Clarkston Chrysler Jeep Rolls out a New Line for Speech

With a global workforce of 384,723 employees, Daimler-Chrysler sold approximately 4,006,700 passenger cars and 712,200 commercial vehicles in 2004. At year's end of 2004, Chrysler's total revenue reached $67 billion. Keeping these numbers in mind, it is not surprising that Chrysler has a five star requirement for its sales and services providers around the globe. However, it is a little surprising to find that this large corporate parent company allows its individual dealerships the freedom to run as independent businesses. The parent company only obligates them to mention the five star requirements in greetings and advertising. Other than that, the dealership has little concern with the parent corporation.

One dealership has taken the initiative to fix and enhance its self-service customer-service system - Clarkston Chrysler Jeep in Clarkston, Mich.  Clarkston Chrysler has been in business for 20 years, employs 35 people and sells about 1,000 new and used vehicles every year. Prior to implementing speech, Clarkston Chrysler used an automated system called Call Command which did not use speech. The problem was that this system did not have the capability to track customer responses to satisfaction questions, so there was no way of tracking the results based on the call.  In addition, the dealership had to rely on the customer to call in rather than prospecting potential customers by calling them first.  In-house personnel were responsible for tracking the incoming calls for monitoring trends. Bob King, fixed operations director of Clarkston Chrysler, explained, "Neither of those was happening consistently, in my opinion, which is why I think the bridgeSpeak system works much better." Clarkston Chrysler also used a system called SmartLink, a direct mail service-reminder that Chrysler sends to its customers. The system downloaded the dealership's service history once per month to see what a vehicle, based on previous service, is due for; then the system sent out a reminder via mail. The only way to track the mailer's reach was to compare the scheduled customer list to the mailing list and give credit for all matching names to the SmartLink system. All of the measurements, including the short-term ones for speech, are abstract, but King felt that the speech system would be able to provide more concrete numbers in the long-term.

King was discussing these issues with long-time customer, Jon Poploskie, when Poploskie described a speech-recognition product that his company, bridgeSpeak®, designed specifically for automotive dealerships.  King liked the idea so much that he had him set up a demo of bridgeSpeak AR (Automotive Retail). Using professionally recorded prompts and speech recognition, the phone-based IVR solution acts as an inbound auto-attendant, and an outbound agent. By accessing the dealership's computer (DMS) system for customer records, customers are called proactively for appointment reminders, missed appointment follow up, parts notifications, customer service follow up, and customer mining.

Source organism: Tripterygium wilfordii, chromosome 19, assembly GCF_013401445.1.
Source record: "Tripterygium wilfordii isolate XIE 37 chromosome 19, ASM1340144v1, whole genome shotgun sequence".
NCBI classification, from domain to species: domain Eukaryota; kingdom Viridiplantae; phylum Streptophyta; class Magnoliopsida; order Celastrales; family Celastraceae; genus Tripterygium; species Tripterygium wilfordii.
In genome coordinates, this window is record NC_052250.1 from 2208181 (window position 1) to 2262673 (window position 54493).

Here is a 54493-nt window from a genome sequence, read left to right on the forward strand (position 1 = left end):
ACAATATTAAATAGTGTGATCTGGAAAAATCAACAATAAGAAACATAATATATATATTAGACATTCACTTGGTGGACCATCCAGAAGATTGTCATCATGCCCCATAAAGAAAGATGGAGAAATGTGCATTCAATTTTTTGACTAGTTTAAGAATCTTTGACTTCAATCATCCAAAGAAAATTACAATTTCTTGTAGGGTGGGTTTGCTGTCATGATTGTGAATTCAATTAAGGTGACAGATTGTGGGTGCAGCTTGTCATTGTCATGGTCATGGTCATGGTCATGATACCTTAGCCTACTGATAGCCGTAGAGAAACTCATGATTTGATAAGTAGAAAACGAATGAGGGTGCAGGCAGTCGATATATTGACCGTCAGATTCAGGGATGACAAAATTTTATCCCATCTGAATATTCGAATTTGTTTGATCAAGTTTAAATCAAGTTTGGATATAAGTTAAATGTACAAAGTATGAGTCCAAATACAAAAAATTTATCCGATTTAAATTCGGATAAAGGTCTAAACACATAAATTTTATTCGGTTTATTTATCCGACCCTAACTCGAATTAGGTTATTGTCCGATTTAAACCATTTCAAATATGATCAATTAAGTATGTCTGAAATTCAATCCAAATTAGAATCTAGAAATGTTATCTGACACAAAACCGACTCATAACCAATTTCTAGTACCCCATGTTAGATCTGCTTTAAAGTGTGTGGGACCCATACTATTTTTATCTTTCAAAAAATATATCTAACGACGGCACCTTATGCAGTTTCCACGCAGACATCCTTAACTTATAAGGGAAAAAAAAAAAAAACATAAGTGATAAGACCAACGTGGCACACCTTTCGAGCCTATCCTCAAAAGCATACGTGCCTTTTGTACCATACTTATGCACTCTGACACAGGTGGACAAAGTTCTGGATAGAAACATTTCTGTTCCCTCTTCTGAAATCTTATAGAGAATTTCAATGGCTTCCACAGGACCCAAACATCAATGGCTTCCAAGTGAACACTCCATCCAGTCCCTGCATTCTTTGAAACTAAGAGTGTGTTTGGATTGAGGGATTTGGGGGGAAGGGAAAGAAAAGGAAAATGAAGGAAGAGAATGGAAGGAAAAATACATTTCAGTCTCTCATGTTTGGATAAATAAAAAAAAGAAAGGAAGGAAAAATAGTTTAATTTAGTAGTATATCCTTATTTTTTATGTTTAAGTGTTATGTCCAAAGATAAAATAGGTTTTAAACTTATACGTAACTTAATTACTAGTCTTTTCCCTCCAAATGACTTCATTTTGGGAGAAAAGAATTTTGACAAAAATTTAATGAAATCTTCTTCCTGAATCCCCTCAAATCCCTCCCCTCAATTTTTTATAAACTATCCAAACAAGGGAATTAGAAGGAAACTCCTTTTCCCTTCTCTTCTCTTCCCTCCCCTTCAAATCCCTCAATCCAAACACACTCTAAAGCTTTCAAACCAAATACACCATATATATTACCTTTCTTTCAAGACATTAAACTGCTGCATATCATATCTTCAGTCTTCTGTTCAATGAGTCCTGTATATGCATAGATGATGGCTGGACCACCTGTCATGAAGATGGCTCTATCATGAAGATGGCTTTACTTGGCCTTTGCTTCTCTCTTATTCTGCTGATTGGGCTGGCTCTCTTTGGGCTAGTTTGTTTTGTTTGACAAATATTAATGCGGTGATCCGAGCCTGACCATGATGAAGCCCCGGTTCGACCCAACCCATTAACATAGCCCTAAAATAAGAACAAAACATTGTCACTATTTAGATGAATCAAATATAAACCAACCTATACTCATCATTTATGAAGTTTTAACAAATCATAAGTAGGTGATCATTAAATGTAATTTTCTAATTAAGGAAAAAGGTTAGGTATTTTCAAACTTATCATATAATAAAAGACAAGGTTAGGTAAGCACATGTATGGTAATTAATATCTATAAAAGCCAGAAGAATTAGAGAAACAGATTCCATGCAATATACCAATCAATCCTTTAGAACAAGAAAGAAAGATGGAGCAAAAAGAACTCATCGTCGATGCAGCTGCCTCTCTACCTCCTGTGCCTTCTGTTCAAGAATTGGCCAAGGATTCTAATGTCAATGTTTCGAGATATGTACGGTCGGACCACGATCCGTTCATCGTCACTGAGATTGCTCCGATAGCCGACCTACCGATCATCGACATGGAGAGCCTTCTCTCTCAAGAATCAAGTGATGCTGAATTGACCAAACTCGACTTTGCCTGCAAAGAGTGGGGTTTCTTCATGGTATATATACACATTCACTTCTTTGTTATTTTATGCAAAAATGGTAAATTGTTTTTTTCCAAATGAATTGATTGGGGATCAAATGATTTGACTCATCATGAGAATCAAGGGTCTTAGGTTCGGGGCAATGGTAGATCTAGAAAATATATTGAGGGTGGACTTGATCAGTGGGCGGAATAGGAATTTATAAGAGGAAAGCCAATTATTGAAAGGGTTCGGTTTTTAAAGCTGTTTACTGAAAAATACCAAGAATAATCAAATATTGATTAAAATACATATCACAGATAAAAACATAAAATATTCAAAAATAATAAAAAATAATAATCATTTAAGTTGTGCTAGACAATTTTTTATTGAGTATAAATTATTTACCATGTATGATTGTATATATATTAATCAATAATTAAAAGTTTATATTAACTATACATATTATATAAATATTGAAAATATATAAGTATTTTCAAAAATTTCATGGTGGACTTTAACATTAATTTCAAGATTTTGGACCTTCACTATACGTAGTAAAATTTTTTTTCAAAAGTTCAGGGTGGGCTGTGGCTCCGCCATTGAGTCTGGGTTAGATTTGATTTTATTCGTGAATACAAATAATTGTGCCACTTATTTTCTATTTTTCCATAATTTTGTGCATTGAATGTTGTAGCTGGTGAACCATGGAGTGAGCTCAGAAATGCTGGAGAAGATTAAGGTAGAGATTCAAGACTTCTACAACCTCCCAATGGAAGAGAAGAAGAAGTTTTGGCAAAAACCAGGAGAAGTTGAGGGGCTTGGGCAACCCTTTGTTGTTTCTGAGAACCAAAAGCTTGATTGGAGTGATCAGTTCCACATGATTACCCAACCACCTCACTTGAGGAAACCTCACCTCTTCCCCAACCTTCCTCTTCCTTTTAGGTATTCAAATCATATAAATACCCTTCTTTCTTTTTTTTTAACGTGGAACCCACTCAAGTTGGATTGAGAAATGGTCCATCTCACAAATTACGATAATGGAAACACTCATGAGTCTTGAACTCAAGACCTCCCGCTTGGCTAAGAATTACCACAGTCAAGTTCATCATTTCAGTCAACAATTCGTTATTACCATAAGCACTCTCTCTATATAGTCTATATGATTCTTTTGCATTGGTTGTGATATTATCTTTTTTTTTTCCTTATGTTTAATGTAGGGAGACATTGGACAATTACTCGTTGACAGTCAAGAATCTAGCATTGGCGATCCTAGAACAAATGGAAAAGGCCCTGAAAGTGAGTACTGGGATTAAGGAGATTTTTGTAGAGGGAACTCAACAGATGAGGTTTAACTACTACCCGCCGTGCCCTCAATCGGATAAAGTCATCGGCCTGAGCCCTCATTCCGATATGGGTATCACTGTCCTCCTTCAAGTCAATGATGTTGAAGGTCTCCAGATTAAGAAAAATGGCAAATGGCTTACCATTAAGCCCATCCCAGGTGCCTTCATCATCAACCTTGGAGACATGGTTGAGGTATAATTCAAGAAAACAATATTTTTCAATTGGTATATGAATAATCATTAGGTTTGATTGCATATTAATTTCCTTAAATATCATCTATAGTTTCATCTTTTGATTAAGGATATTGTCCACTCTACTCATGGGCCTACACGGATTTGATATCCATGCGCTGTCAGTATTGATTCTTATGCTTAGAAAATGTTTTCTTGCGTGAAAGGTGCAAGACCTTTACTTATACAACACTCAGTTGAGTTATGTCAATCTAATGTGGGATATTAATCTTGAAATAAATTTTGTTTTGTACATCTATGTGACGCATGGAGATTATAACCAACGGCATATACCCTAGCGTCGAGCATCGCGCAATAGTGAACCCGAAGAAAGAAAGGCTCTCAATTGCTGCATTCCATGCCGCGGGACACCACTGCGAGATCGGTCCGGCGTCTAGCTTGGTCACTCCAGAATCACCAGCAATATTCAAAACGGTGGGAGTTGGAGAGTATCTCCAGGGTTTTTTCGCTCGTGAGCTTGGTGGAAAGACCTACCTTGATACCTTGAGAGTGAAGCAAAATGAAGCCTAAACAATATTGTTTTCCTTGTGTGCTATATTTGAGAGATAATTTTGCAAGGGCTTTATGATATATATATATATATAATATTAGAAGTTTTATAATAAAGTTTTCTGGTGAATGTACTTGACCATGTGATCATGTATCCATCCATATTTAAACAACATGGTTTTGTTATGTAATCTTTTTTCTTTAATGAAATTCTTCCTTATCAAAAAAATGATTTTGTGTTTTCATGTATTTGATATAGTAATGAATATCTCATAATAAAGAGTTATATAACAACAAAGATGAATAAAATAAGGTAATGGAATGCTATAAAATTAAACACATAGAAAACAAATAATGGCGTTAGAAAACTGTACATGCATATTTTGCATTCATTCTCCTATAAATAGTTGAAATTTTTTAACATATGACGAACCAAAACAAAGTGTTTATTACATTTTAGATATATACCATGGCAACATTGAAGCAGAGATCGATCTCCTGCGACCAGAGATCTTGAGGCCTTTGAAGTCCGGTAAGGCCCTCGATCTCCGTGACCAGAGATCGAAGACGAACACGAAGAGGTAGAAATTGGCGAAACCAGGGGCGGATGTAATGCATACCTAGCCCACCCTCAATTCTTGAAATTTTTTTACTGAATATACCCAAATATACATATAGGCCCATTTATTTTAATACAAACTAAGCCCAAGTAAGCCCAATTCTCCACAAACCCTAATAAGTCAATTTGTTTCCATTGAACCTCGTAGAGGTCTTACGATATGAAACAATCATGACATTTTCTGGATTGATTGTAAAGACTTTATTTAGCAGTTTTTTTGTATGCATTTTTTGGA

Internal conversations began at Clarkston Chrysler in January of 2005, and by March, the dealership had made the final decision to go with speech recognition.  The only thing slowing the rollout was that Clarkston Chrysler's telephone system needed to be upgraded. These small upgrades allowed the bridgeSpeak server to interface with the phone server. The solution connects to the phone system via simple analog phone stations.  Clarkston needed enough stations to handle their anticipated call volume.  With this information, King decided that adding two additional ports would allow the automated speech recognition solution to handle up to four simultaneous calls and any additional calls could be answered by the operator.

By April, the dealership was ready to implement speech. The goals for this implementation included freeing up the only available operator (there is only one operator on duty at a time) and creating a more pleasant environment, as well as increasing customer contact rates regarding sales follow up and service follow-up. In order to achieve these goals, Clarkston Chrysler implemented a speech-enabled automated attendant phone system for routing calls to the appropriate department or person, rather than page them over the intercom. This dramatically reduced the constant paging that irritated customers and employees alike. Once the automated attendants were in place, operator-assisted calls went from 100 percent to 30 percent. The 30 percent that is redirected to the operator includes calls where the individual asks for the sales department.

Clarkston Chrysler monitored the system using customer feedback and bounce reports to fine tune the system, making sure that it maintained the 30 percent operator-assisted calls before they began incorporating several other modules into their auto attendant to provide different functions. The modules were introduced one at time beginning with parts notification, moving on to appointment reminders and missed appointment follow-ups, then recalls, and finally lease termination. For parts notification, the auto attendant calls customers to let them know that a part has arrived and allows them to schedule a service time to have the part installed.  With recalls, the auto attendant downloads information from the dealership's recall database which it then uses to alert customers to the recall and remind them to set an appointment to bring their vehicles to the dealership for the recall-related repairs/replacements.